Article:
As you can see, there are really only a few variables to consider between a portable and a whole home system. If you take these variables into consideration, then you will end up with the best dehumidifying solution for your home.

Cleaning Your Dehumidifier

If you have just bought a dehumidifier, then you have probably not only spent good money on the unit but have also spent a good amount of time comparing models and examining dehumidifier reviews. Let me be the first to congratulate you on your new purchase. Evidently you are a person who cares about the air quality of their home.

However, let me also be the first one to say that despite all of the time and effort you used acquiring your unit that you may not have thought about how you are going to keep it running at peak performance. After all, it is new and the thought of proper dehumidifier cleaning and maintenance is probably the furthest thought from your mind. But is shouldn’t be.  It’s as important as the features are on your unit.

Proper cleaning of your dehumidifier will keep your unit performing at its best. It will ensure that it runs correctly, uses less power and lives as long as it should. In effect, proper cleaning will ensure that your best dehumidifier remains its best. And today, I am going to show you the steps you need to take to keep your machine lean, mean and clean.

The Water Collection Reservoir

The first thing that needs to be cleaned on your dehumidifier is your unit’s water collection tank. You probably know that you need to empty out this water on a regular basis, but didn’t really think about the fact that it needs a good scrubbing on occasion. That’s okay, because you’re not alone. Most people forget about washing this part of the machine with soap and water. However, it’s very important that it is cleaned because mold can build up in the tank and get circulated by the system. So be sure to clean it out regularly.

The Dehumidifier’s Filters

The next thing that you need to clean or replace is the filters. On some units, the filters can be cleaned out by rinsing them under running water. Other systems however, have filters that need to be replaced completely. Find out which type of filter’s you have and make sure they are cleaned or replaced at least once a year.

Wipe Down Your Dehumidifier’s Exterior

About once a year, you should also wipe clean the outside of your dehumidifier. This includes all plastic parts. All you need to do to accomplish this task is to mix a little bleach in some clear water and apply it to a sponge. Then just wipe the exterior of the machine clean.

Clean Out Those Intake And Exhaust Grilles

The last thing that needs to be cleaned on your dehumidifier is the intake and exhaust grilles. At least twice a year, you should take your vacuum’s hose attachment and make sure that you suck up all dirt and dust that may have collected on your unit. This will ensure that the air entering and exiting your dehumidifier doesn’t pick up any nasty debris and circulate it back to you.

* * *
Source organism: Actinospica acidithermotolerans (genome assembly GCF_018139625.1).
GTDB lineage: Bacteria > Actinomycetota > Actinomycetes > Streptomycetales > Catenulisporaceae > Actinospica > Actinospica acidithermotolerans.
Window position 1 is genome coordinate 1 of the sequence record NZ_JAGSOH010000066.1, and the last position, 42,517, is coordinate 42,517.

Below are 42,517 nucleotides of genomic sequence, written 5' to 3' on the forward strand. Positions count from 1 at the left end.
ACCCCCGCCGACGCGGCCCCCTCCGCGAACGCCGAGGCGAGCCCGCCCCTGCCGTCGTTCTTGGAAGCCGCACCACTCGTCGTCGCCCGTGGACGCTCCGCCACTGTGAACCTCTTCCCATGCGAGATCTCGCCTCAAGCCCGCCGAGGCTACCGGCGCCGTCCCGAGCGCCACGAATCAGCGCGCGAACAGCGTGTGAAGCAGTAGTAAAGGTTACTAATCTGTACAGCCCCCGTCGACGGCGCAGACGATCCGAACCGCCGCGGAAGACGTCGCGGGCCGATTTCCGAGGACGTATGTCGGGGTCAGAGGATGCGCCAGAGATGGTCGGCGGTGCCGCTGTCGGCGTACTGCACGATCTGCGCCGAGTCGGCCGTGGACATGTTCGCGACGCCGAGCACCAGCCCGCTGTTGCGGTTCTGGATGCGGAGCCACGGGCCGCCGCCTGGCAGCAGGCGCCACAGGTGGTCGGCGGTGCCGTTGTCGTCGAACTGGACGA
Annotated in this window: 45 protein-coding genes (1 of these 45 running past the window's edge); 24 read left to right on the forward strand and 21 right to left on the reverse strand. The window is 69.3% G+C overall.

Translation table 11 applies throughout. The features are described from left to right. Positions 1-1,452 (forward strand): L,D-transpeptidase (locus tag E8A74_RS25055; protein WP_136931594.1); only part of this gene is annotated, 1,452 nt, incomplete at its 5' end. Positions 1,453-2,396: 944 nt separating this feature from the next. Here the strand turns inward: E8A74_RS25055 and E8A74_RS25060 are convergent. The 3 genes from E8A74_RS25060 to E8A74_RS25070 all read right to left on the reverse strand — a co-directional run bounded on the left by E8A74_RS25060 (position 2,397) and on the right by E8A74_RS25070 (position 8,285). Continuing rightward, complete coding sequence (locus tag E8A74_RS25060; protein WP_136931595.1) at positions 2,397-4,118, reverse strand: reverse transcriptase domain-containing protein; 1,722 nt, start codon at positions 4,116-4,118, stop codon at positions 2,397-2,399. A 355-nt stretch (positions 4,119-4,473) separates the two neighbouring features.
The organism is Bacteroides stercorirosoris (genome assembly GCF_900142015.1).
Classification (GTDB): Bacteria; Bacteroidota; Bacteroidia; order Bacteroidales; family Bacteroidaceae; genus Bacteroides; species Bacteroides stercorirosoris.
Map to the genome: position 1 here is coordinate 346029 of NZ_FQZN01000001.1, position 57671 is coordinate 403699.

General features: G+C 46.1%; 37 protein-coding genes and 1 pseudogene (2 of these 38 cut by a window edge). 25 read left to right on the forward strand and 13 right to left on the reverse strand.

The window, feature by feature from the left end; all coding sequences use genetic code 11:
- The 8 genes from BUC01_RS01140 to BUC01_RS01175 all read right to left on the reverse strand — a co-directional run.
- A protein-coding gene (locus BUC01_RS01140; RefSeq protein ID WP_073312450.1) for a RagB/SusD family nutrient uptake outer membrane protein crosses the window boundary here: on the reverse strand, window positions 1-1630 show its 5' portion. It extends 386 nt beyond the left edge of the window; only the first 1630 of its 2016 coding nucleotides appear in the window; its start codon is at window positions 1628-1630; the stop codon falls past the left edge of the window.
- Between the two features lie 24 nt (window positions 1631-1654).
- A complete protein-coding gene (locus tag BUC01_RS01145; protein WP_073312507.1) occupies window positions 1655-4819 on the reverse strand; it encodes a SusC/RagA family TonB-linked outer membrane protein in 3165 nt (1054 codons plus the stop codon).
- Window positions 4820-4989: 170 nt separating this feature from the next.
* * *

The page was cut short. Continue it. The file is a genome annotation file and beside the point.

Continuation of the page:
Getting The Most From A Dehumidifier Used In A Basement

Your basement tends to be one of the colder rooms in your house. Not only because it probably receives less heating than the rest of the house, but also because basements tend to be below ground and have less access to natural sunlight. As a result, basements also tend to be wetter than any other room in the house. And this extra moisture is not only a problem for the items you may have stored down there, but also may be contributing to the growth of a whole zoo of fungi and mildew particles.

Thinking of all of the problems that can be caused by excess moisture in your basement might be enough to make you search through some dehumidifier reviews to get a unit to handle the problem. Which you should, but not before you read this article. This article will tell you everything you need to know before purchasing your basement dehumidifier.

Placement Of Your Basement Dehumidifier

Even the best dehumidifier in the world won’t do its job properly if it isn’t set up for success. There are few things you need to consider as far as the placement of the dehumidifier is concerned. You need to put it somewhere near an outlet, keep it out of standing water and give it at least a foot of clearance all around it so it can properly do its job.

Once you find a spot in your basement with all of these requirements, you are then going to want to close all of the doors and windows to the basement. After all, you don’t want it to have to do extra work dehumidifying the outside air. You want it to dehumidify your basement.

Consider The Drainage

Another thing you have to consider is how you are going to drain the unit. If your dehumidifier is one that condenses water into a collection bottle or bin, then you are going to want to make sure that you empty it on a regular basis. On the other hand, if your unit is one that drains into a floor drain, then you are going to have to make sure that there is a drain it can use. Either a sink drain or a floor drain.

If you unit isn’t emptied or allowed to drain properly (depending on which type of unit you have), then that can not only reduce the efficiency of the unit but it can also damage it over time. So be prepared for this problem before you even order a unit.

Temperature Matters

The last thing to consider is the temperature of the basement. You are going to want to buy a dehumidifier that can handle whatever temperature range it will experience in your basement. If the dehumidifier freezes over, it won’t function correctly.

And that is all you need to know about buying a basement dehumidifier. Ensure that you solve the problems in each of the above steps, and you can rest assured that your dehumidifier will do the job it was intended to do.